Report Addresses Impacts of Growing Tern Populationby Barry Espenson
Columbia Basin Bulletin - October 25, 2002
A draft 2002 research summary shows a continuing trend -- the short-term plan for managing Caspian terns in the Columbia River estuary is succeeding in its goal of reducing the birds' consumption of migrating juvenile salmon and steelhead.
The plan does have its limits, however. The birds continue to chew up millions of salmonids, many of them listed under the Endangered Species Act. And as the number of terns grows -- as it did this year -- more fish eaten.
"If the colony grows the consumption of smolts is going to go up," said Daniel Roby, principal investigator for the Caspian tern research effort. The annual reports are prepared for the Bonneville Power Administration, which funds much of the research, and the Interagency Caspian Tern Working Group that devised the management plan. Some refinements to the modeling and analysis are expected before a final report is produced.
Researchers say that the migratory terns historically used the estuary in relatively small numbers, preferring in many cases nesting sites along the north Pacific coast. The birds, which fly north in April to nest and rear their young, began in the mid-1980s to find sanctuary on estuary islands created with spoils from the dredging of the Columbia River's shipping channel.
By 1997 the estuary Caspian tern colony had grown to about 17,000 birds and was concentrated almost exclusively at Rice Island, 21 miles from the Columbia's mouth. The colony was then and is now the largest known breeding colony of Caspian terns in the world.
Researchers estimated that the Rice Island terns ate about 12.4 million salmonids in 1998, about 13 percent of the estimated 97 million out-migrating salmonids. Analysis of more than 36,000 smolt PIT tags recovered at the colony revealed that, at minimum, 13.3 percent of all tagged steelhead smolts that reached the estuary were consumed by terns in 1998. The National Marine Fisheries Service has estimated that about 18 percent of the steelhead out-migration that year was ESA listed.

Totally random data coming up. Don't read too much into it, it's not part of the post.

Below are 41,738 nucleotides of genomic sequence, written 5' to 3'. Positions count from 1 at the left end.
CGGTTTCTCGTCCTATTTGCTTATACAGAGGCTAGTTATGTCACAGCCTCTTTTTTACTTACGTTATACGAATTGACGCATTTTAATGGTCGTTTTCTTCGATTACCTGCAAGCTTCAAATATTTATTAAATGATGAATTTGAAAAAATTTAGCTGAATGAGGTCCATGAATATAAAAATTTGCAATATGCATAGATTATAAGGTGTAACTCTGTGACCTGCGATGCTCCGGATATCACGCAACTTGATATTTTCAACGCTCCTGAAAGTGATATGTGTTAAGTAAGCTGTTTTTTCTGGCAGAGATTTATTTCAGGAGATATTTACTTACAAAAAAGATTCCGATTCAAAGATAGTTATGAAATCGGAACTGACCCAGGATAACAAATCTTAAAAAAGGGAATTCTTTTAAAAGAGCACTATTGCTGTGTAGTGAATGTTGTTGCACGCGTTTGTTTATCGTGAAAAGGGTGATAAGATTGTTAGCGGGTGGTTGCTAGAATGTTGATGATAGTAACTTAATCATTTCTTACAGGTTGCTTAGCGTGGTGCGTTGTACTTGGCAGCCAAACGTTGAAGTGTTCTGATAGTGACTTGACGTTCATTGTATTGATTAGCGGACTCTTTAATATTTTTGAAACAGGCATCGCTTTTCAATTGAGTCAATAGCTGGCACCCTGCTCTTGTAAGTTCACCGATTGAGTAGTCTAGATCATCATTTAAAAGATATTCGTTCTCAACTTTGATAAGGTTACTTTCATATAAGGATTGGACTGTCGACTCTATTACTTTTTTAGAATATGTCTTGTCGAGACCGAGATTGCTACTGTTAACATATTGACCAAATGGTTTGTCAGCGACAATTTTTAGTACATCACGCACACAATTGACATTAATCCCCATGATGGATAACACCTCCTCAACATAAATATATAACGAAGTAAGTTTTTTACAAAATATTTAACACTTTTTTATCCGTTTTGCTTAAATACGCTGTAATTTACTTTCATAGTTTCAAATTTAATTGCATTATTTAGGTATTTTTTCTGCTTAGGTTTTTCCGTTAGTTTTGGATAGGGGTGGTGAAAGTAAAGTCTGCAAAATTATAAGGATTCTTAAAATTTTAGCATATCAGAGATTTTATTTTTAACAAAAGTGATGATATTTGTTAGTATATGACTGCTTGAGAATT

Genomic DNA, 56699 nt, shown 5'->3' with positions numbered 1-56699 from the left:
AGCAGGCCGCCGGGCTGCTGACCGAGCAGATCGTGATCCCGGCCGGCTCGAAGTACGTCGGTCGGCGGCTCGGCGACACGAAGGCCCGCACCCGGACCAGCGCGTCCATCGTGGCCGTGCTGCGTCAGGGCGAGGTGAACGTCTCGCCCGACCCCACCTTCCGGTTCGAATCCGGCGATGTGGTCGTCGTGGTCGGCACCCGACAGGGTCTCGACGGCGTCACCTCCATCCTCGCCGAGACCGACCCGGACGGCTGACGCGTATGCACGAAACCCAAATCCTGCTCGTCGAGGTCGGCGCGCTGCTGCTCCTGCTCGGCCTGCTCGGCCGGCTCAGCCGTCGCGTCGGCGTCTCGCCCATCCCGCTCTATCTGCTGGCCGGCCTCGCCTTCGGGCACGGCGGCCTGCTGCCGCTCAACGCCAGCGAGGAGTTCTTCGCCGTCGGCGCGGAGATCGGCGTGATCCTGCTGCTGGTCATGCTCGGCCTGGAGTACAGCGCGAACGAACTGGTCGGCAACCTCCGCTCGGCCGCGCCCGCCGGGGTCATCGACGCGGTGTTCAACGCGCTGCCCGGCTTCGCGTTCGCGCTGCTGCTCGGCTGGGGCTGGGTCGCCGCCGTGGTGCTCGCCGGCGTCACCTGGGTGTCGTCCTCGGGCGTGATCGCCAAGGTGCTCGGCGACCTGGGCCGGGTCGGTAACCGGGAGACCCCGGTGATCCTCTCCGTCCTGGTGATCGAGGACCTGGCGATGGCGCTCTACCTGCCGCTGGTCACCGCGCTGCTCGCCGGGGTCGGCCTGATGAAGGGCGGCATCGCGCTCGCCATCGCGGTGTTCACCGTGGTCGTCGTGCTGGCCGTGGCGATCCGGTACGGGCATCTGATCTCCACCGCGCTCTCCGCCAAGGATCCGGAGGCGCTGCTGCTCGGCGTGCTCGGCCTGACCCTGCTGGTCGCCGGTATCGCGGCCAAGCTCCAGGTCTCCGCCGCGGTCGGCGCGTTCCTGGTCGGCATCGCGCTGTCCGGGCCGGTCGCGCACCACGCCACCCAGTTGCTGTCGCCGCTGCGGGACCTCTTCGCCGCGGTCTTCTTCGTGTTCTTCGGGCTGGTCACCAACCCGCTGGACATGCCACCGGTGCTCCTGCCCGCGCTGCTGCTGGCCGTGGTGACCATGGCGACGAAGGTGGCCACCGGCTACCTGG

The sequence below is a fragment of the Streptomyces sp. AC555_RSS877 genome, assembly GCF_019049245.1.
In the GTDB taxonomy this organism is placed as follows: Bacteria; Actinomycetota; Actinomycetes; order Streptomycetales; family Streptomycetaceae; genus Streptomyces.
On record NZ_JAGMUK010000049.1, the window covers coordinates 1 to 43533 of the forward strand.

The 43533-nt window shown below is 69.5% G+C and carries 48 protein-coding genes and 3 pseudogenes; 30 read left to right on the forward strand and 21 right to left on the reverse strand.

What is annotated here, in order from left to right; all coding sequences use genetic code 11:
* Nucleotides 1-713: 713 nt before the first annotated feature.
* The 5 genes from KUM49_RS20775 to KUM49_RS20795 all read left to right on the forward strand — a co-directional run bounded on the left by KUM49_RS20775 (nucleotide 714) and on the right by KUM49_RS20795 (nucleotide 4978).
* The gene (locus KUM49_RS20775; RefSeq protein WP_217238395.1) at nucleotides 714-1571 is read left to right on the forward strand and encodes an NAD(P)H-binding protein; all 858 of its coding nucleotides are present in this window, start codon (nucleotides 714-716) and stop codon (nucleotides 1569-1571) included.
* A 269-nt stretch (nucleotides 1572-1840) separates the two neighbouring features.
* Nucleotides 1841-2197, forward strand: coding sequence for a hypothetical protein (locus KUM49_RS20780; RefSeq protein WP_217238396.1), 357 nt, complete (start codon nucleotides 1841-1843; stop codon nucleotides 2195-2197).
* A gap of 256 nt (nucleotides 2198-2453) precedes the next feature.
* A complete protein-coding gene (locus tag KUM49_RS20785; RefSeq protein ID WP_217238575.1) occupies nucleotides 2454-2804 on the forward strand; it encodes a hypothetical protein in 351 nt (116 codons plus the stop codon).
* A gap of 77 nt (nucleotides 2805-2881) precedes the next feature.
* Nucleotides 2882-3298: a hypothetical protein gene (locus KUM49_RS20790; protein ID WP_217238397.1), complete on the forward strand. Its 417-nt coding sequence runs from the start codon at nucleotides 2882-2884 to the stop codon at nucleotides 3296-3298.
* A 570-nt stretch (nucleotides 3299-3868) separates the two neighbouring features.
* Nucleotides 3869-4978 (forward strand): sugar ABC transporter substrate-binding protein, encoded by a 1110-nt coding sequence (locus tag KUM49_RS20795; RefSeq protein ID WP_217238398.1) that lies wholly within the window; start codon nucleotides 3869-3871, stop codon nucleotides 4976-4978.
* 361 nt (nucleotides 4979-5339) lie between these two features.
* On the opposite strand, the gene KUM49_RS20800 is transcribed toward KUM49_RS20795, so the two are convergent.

"It doesn't appear the birds make a distinction between listed and unlisted steelhead" in selecting their prey, Roby said. Past research has indicated that some hatchery stocks, such as chinook, are more vulnerable to the avian predators than are their naturally spawned cousins.
The state, federal and tribal entities involved began in 1999 to implement a plan to shift the colony from Rice Island to East Sand Island, 16 miles closer to the ocean. It was believed that, with readier access to marine forage fish, the terns would eat fewer salmonids. Vegetation was removed from East Sand to make it more enticing to the terns and the bare sand habitat at Rice Island flagged and seeded to discourage nesting.
About 1,400 pairs of terns moved in 1999 and 8,500 pairs (94 percent of the colony) called East Sand home in 2000. The entire colony has nested at East Sand during the past two seasons -- about 9,000 pairs in 2001 and 9,900 nesting pairs in 2002.